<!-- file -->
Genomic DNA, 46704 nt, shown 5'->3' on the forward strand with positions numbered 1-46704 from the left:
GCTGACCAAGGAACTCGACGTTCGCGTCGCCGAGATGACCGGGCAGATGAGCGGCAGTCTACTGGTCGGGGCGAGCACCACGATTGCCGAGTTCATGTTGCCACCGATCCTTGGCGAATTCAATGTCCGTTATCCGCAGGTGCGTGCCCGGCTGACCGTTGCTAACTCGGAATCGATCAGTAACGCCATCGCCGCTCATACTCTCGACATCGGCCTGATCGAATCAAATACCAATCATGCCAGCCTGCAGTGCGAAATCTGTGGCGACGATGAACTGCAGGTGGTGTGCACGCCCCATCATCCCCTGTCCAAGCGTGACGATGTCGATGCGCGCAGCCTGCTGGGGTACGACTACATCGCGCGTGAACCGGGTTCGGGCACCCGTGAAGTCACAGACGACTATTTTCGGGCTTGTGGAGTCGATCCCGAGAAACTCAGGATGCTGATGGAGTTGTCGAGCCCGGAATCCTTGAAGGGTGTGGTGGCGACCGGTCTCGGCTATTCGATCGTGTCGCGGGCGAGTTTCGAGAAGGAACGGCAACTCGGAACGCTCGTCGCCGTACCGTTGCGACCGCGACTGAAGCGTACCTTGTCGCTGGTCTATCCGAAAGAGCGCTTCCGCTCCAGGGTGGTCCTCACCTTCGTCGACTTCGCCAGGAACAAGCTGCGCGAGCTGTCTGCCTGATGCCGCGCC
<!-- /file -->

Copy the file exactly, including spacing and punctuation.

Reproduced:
Genomic DNA, 46704 nt, shown 5'->3' on the forward strand with positions numbered 1-46704 from the left:
GCTGACCAAGGAACTCGACGTTCGCGTCGCCGAGATGACCGGGCAGATGAGCGGCAGTCTACTGGTCGGGGCGAGCACCACGATTGCCGAGTTCATGTTGCCACCGATCCTTGGCGAATTCAATGTCCGTTATCCGCAGGTGCGTGCCCGGCTGACCGTTGCTAACTCGGAATCGATCAGTAACGCCATCGCCGCTCATACTCTCGACATCGGCCTGATCGAATCAAATACCAATCATGCCAGCCTGCAGTGCGAAATCTGTGGCGACGATGAACTGCAGGTGGTGTGCACGCCCCATCATCCCCTGTCCAAGCGTGACGATGTCGATGCGCGCAGCCTGCTGGGGTACGACTACATCGCGCGTGAACCGGGTTCGGGCACCCGTGAAGTCACAGACGACTATTTTCGGGCTTGTGGAGTCGATCCCGAGAAACTCAGGATGCTGATGGAGTTGTCGAGCCCGGAATCCTTGAAGGGTGTGGTGGCGACCGGTCTCGGCTATTCGATCGTGTCGCGGGCGAGTTTCGAGAAGGAACGGCAACTCGGAACGCTCGTCGCCGTACCGTTGCGACCGCGACTGAAGCGTACCTTGTCGCTGGTCTATCCGAAAGAGCGCTTCCGCTCCAGGGTGGTCCTCACCTTCGTCGACTTCGCCAGGAACAAGCTGCGCGAGCTGTCTGCCTGATGCCGCGCC